Pricing Your Artwork: Part One

Mr. Brainwash
(photo of Thierry Guetta, aka: My Brainwash, by Gregory Bojorquez)

When pricing your work it’s good to consider how long you’ve been selling your art. Perhaps you haven’t made your first sale yet or maybe you consistently sell two originals every month. It should be obvious that if you’ve never sold your work before it would be wise to charge less than a person that’s been selling consistently for fifteen years.

Unfortunately, a lot of artists new to selling see work that is similar to their own at high prices and assume they should charge the same. Just because your work is similar you must keep in mind that the other artist has worked long and hard for years to arrive at their prices. There is a good chance they have a long list of collectors, have received some press and also have representation in a reputable gallery (or several) as opposed to selling out of their garage or on a street corner. In a sense, they have paid their dues and know what people are willing to pay for their work. A lot of big name artists are in such high demand that they even have waiting lists of collectors standing by to snatch up the next available piece. If you are just starting out there is a good chance you don’t have any of those things. I know that sounds harsh, but that’s the reality and we all have to start somewhere. Don’t worry, if you keep it up you’ll get there too.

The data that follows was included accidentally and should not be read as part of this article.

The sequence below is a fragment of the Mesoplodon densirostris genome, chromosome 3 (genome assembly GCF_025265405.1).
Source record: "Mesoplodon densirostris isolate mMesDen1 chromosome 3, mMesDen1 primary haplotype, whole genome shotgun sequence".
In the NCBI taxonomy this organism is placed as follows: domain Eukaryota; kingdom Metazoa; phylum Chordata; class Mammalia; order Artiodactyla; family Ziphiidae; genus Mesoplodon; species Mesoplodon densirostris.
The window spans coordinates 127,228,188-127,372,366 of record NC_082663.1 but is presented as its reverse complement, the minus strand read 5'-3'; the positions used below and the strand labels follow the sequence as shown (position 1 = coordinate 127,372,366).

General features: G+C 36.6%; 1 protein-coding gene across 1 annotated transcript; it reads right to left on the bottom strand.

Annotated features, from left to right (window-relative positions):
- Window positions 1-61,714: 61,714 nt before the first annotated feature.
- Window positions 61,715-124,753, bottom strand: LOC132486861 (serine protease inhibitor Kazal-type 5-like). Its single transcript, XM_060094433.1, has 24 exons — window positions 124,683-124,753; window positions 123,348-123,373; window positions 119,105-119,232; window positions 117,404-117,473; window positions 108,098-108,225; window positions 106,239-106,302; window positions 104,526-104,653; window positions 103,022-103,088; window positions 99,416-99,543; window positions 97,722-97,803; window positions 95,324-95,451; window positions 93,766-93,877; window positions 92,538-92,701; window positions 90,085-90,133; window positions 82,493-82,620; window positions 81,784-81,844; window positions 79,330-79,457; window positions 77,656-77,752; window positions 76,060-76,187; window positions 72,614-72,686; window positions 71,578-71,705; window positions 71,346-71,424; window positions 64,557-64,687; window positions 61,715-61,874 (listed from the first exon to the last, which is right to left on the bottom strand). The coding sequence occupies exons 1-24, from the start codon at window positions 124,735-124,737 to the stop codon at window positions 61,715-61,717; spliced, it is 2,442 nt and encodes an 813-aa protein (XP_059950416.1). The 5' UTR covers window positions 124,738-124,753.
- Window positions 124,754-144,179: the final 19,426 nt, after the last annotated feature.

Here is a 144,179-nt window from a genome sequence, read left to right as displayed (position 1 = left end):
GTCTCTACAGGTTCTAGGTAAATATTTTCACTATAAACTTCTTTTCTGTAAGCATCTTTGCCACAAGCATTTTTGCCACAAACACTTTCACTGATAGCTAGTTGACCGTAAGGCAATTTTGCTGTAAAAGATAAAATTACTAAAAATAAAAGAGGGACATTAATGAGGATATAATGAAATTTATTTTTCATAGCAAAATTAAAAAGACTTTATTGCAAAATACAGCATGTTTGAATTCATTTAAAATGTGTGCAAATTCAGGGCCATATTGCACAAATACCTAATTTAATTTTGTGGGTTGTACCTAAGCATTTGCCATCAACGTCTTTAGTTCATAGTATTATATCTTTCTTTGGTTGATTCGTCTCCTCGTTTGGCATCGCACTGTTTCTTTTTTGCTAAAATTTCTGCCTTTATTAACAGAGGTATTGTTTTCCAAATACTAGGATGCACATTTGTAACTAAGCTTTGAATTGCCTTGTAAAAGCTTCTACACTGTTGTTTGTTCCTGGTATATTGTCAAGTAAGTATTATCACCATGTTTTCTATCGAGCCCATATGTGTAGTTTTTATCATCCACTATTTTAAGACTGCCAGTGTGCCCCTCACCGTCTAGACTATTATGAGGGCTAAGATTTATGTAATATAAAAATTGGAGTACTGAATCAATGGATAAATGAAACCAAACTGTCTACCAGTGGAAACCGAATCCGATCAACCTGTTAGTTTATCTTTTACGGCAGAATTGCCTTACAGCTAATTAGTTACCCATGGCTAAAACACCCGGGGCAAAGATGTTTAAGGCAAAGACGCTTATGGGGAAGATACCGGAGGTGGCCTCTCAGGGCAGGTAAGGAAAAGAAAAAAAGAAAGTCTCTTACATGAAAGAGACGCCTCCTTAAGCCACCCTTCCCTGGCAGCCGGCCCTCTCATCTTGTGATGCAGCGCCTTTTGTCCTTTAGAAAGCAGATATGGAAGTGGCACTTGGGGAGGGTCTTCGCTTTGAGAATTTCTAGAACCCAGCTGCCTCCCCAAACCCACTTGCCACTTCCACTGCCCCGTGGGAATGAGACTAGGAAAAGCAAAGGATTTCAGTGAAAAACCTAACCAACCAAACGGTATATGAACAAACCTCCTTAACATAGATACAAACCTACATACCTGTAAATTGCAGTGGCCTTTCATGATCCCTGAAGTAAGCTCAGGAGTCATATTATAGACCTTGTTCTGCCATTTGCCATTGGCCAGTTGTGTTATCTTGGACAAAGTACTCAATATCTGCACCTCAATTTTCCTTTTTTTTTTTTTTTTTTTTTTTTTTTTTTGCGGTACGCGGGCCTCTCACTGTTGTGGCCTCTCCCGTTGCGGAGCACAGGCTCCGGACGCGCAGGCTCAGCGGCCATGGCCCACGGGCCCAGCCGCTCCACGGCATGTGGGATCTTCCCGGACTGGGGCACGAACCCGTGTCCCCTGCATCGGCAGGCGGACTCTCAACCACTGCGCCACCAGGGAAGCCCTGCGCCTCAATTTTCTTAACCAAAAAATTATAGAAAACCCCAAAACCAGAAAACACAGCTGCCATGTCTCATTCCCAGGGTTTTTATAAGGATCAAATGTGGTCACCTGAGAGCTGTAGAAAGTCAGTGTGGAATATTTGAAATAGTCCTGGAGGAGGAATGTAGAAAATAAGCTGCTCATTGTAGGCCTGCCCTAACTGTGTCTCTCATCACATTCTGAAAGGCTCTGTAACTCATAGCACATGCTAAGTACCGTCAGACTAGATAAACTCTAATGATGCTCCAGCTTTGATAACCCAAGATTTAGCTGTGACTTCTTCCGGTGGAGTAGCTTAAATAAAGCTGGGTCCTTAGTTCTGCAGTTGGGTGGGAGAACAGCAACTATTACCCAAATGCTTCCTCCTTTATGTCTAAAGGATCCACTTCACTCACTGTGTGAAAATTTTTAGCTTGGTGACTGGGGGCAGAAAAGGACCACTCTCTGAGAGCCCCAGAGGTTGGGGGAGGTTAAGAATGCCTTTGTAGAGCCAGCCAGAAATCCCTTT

Of course, I always encourage artists to know the market their work fits into and researching what else is out there. It’s good to know what similar art is selling for so you can set goals and work towards those higher prices. Be realistic with where you’re at in your art career and price accordingly. If your work sells out fast then you know to price higher the next time around. Remember, if your work does sell fast don’t feel like you got ripped off or cheated. There is a bigger value than you think in having your work out of your studio and out in the world to be seen. Also if your work does sell fast you now have bragging rights to say your show sold out, which will create more demand for your work in the future.

If you’re a mid-career artist or a full time professional I think it’s safe to assume that you’ve figured out this whole pricing thing by now so if you have any tips and pointers for artists new to the game please leave a comment.


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